Elizabeth Holmes’s sentencing will send a message to tech entrepreneurs—including FTX’s Sam Bankman-Fried

Elizabeth Holmes, founder of Theranos, and husband Billy Evans exit federal court in San Jose, Sept. 8, 2021.
David Odisho—Bloomberg/Getty Images

Just as one massive Silicon Valley scandal begins, another one is nearing its conclusion.

Prosecutors and defense lawyers submitted their closing written arguments late last week in the case of Theranos founder Elizabeth Holmes, who faces prison time following her July conviction on fraud charges stemming from the blood-testing company’s spectacular $9 billion collapse. Holmes’s sentencing is scheduled for Friday.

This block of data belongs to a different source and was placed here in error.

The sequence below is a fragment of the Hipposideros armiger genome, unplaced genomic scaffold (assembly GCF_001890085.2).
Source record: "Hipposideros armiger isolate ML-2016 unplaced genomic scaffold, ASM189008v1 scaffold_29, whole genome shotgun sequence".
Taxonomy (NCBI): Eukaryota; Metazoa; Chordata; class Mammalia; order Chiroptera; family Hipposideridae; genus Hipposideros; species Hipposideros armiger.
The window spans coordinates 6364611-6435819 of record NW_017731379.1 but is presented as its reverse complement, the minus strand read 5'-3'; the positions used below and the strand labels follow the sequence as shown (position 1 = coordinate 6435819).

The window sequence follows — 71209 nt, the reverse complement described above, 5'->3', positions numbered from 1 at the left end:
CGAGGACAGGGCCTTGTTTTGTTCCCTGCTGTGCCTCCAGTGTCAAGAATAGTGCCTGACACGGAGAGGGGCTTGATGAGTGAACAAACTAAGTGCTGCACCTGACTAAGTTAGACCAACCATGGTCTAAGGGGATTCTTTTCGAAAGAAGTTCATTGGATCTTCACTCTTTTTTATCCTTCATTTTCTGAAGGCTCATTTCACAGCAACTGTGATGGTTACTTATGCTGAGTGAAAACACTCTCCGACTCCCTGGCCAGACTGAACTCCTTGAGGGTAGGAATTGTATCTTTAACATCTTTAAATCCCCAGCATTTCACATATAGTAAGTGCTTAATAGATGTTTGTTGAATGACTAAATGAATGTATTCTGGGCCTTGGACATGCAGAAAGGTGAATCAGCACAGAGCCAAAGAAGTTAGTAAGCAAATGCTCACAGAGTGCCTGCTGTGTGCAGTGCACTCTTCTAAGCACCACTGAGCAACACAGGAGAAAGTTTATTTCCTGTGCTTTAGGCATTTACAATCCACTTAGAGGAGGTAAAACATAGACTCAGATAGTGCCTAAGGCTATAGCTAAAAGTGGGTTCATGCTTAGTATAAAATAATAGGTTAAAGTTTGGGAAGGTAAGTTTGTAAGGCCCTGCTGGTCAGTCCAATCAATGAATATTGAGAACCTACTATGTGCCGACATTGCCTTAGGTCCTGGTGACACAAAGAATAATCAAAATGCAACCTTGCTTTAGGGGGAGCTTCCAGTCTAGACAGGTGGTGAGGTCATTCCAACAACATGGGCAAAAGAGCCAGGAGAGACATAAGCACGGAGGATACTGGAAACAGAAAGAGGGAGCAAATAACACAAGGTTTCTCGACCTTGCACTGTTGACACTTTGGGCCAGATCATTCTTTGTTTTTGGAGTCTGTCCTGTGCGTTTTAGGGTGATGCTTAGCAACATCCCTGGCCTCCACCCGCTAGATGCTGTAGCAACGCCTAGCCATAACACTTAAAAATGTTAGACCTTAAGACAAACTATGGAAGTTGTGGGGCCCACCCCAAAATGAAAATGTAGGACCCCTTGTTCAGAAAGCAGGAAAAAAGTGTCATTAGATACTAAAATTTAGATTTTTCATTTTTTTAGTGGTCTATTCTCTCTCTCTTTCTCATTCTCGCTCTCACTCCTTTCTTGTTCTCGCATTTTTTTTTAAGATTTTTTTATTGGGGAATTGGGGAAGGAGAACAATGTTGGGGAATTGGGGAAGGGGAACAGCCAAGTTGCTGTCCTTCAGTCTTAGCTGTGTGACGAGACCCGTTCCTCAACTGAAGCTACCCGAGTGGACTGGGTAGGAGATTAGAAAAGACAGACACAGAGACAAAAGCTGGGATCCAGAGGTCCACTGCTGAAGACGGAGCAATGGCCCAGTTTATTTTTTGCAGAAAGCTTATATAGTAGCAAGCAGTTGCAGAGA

The hearing will bring one of the tech industry’s most embarrassing episodes to a close—and test the justice system’s tolerance for deception at a particularly pertinent time.

As lawyers in the Holmes case were putting the finishing touches on their sentencing recommendations last week, the schemes of another tech impostor, former FTX CEO Sam Bankman-Fried, were unraveling. Reports emerged over the weekend that Bahamian authorities are conducting a criminal investigation into Bankman-Fried after FTX declared bankruptcy Friday, a stunning downfall likely to cost retail and institutional investors billions of dollars. The Department of Justice and Securities and Exchange Commission also are probing for evidence of criminal activity, the Associated Press reported.

The two cases are, admittedly, decidedly different. 

Holmes put patients at risk and aggressively tried to discredit detractors who exposed her fraudulent claims about Theranos’s blood-testing capabilities. She has argued she acted under pressure from her chief operating officer, Ramesh “Sunny” Balwani, accusing him of emotional and sexual abuse. (Balwani has denied the allegations.)